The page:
Turning Content Shock Into an Opportunity
Earlier this year, Mark Shaefer wrote a blog post about why content marketing is not a sustainable strategy for businesses. His post dubbed the term “content shock” – what he believes will happen when the amount of content produces increases beyond the reading capacity of those on the Internet.
As more and more businesses invest in content marketing, one can’t help but wonder if this theory has some weight. Will the amount of blog posts, guides, and whitepapers available eventually grow beyond what our customers are capable of consuming?
Content marketing was “the next big thing”
If you’ve been interested in Internet marketing for a few years, by now you’re probably tired of hearing the phrase “the next big thing.” Last year, content marketing was the next big thing. Before that, it was infographics. Before that, it was Pinterest. You get the idea. The “next big thing” is now being adopted by brands immediately, to the point that it becomes an expected part of a business strategy mere months after its introduction.
When Facebook Pages began to gain popularity in the late 2000s, and brands began adopting them as a crucial part of their online marketing strategy, it was hard to see how such a great tool would ever be less effective. Pages had incredible reach to fans, and Facebook gave businesses multiple ways to make money and increase their following.
Now, just a few years later, anonymous sources at Facebook are reporting that brands only have a 1 to 2 percent chance of showing up in a user’s feed. Unless they pay, of course.
It seems like each and every “next big thing” is more temporary than we’d like to admit. Facebook is dramatically crippling the ability for brands to reach even their most engaged fans by limiting the reach of Page posts, which could signify the end of its reliability as a marketing method. Could the same thing happen to content marketing?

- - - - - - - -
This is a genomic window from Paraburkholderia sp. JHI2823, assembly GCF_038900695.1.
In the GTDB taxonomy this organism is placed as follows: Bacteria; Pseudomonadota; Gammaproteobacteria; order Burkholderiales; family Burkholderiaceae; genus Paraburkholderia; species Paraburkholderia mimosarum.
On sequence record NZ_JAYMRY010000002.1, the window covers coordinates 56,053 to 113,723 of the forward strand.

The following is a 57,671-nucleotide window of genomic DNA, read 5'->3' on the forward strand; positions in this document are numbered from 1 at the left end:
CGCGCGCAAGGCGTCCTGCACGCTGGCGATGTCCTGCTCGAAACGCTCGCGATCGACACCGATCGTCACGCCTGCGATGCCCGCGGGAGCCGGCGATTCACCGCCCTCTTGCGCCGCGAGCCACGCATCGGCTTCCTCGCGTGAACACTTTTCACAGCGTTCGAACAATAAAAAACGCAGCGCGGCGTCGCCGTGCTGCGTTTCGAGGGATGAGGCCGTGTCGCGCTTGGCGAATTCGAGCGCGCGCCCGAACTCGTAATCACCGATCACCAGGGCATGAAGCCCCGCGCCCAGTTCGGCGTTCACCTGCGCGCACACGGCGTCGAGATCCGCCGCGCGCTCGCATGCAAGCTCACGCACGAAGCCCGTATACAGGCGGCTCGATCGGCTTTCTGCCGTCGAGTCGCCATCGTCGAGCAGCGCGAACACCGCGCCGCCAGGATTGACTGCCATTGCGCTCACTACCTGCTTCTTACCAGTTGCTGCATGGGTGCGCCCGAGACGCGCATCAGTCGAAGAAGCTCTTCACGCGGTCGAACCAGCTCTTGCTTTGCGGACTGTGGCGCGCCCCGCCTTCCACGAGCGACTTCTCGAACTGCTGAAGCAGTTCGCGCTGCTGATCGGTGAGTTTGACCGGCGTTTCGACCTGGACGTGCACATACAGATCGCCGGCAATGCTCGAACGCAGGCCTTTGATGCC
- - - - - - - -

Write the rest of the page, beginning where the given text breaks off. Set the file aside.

Does marketing ruin everything?
The above clip from Gary Vaynerchuk offers the theory that “marketers ruin everything.” Remember how exciting Groupon used to seem? Do you even care about “daily deal” websites now that hundreds of them exist in every market imaginable?
The content shock theory was created based on the idea of the amount of content produced eventually exceeding the amount of time available to absorb it. But this idea of marketers eventually over-utilizing each and every “next big thing” until it’s no longer viable or interesting could present yet another threat to content marketing.
Is content marketing really such a good idea if everyone is doing it? At some point, will consumers not be able to sort through the bad to find the good, and just stop caring? Will the same thing that happened to those once-appealing daily deal websites happen to the content brands are working so hard to create? Will we all eventually just start tuning out content the same way we do commercials?!
The theory of content scorn
Instead of content shock, our biggest threat may actually be content scorn. Eventually, the problem may not be that there’s too much content to absorb – but that consumers just don’t want to absorb it, because they know they’re being marketed to.
Marketing and advertising have evolved since the beginning of the Internet. When banner and pop-up ads were brand new, you may have clicked on a few of them. Having never been exposed to them before, your initial reaction was probably something like curiosity or even genuine interest. However, a few months or years later, those ads probably lost their effect on you, because everyone was using them, and by then you knew they were just pushing you to buy something. This is what could happen with content marketing – at least, to the companies who are using it simply because they think it will make them money.
So how can brands make their content stand out in a saturated field and avoid the potential loss of interest? That may be the million dollar question of 2014, and we’re not even four months in.